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HABIT 4: THINK WIN-WIN

Habit #4 presentation for Youth Leadership. Erik Ferguson, Michelle Gambacorta, Lauren Hudson
by

Lauren H

on 16 April 2012

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Transcript of HABIT 4: THINK WIN-WIN

Think Win-Win Youth Leadership
Mod 7 Erik Ferguson
Michelle Gambacorta
Lauren Hudson Life Is an All-You-Can-Eat Buffet "What do we live for, if it is not to make life less difficult for each other?" GEORGE ELIOT, AUTHOR Win-Lose:
The Totem Pole Lose-Win:
The Doormat Lose-Lose:
The Downward Spiral Win-Win:
The All-You-Can-Eat Buffet Using other people, emotionally or physically, for your own selfish purposes.
Trying to get ahead at the expense of another.
Spreading rumors about someone else.
Always insisting on getting your way without concerning yourself with the feelings of others.
Becoming jealous and envious when something good happens to someone close to you.
We have been trained to think Win-Lose from a very young age.
Competition and winning become everything. Having a Win-Lose mindset typically backfires. You may end up on the top of the totem pole; however, you will be there alone and without friends. Thinking Lose-Win is a sign of weakness.
You set low expectations and compromise your standards.
Giving into peer pressure is Lose-Win. You should not adopt Lose-Win as an attitude towards life.
Hiding your feelings inside and thinking Lose-Win is not healthy.
Abusive relationships are a sign of thinking Lose-Win. "If I'm going down, you're going down with me." Lose-Lose is what happens when two Win-Lose people interact.
If both people want to win at all costs, both end up losing. Lose-Lose also occurs when someone beomes obsessed with another person in a negative way. Becoming emotionally glued and codependent is a sign of a Lose-Lose relationship.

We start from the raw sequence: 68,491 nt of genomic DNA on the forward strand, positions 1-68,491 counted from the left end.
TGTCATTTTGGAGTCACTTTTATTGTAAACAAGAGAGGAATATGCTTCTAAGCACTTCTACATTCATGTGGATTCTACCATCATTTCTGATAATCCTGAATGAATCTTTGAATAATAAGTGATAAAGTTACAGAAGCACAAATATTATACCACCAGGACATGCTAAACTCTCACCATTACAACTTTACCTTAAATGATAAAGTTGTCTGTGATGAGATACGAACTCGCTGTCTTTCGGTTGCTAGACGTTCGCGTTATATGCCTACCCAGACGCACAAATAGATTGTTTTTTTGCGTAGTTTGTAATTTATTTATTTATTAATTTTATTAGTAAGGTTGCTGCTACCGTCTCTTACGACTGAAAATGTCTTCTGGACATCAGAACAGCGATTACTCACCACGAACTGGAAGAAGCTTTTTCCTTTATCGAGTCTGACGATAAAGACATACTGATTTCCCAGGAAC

This dependency brings out the worst in people. "Pride gets no pleasure out of having something, only out of having more than the next man... it is the comparison that makes you proud, the pleasure of being above the rest." "Have your way with me. Wipe your feet on me. Everyone else does." Thinking Win-Win is the belief that everyone can win.
You care about other people and want them to succeed, but you care about yourself as well.
Win-Win always creates more. Signs of thinking Win-Win include:
Sharing praise and recognition with those who deserve it.
Not developing a "superiority complex"- that is, treating everyone the same.
Being genuinely happy for others when they succeed. Win the Private Victory First Avoid the "Tumor Twins" Competing Comparing The Benefits of Thinking Win-Win If you are insecure, it is difficult to think Win-Win, since you will feel threatened by other people.
Insecure people get jealous very easily, which makes thinking Win-Win a challenge.
Personal security and confidence are the necessary foundation for thinking Win-Win. Though competition can be healthy, it can also be destructive.
Competition is healthy when you compete against yourself, and strive to become your best.
It is unhealthy when you tie self-worth into winning and you use it to place yourself above another. The two worst traits an athlete can have are a fear of failure and an inordinate desire to win. Everyone is on a different social, mental, and physical schedule. It makes no sense to compare yourself to another, different person. Life is like an obstacle course- each person has their own individual set of obstacles to overcome. A Win-Win attitude is contagious.
It can cause a group to accomplish more.
The Win-Win attitude can be applied to any situation.

No Deal Sometimes, it's impossible to find a Win-Win solution.
In these situations, don't settle for Win-Lose, Lose-Lose, or Lose-Win. Instead, go for Win-Win or No Deal.
If you can't find a solution that works for both of you, take the No Deal path.
No Deal is a smarter decision than taking a Win-Lose, Lose-Win, or Lose-Lose agreement Signs of Thinking Win-Lose
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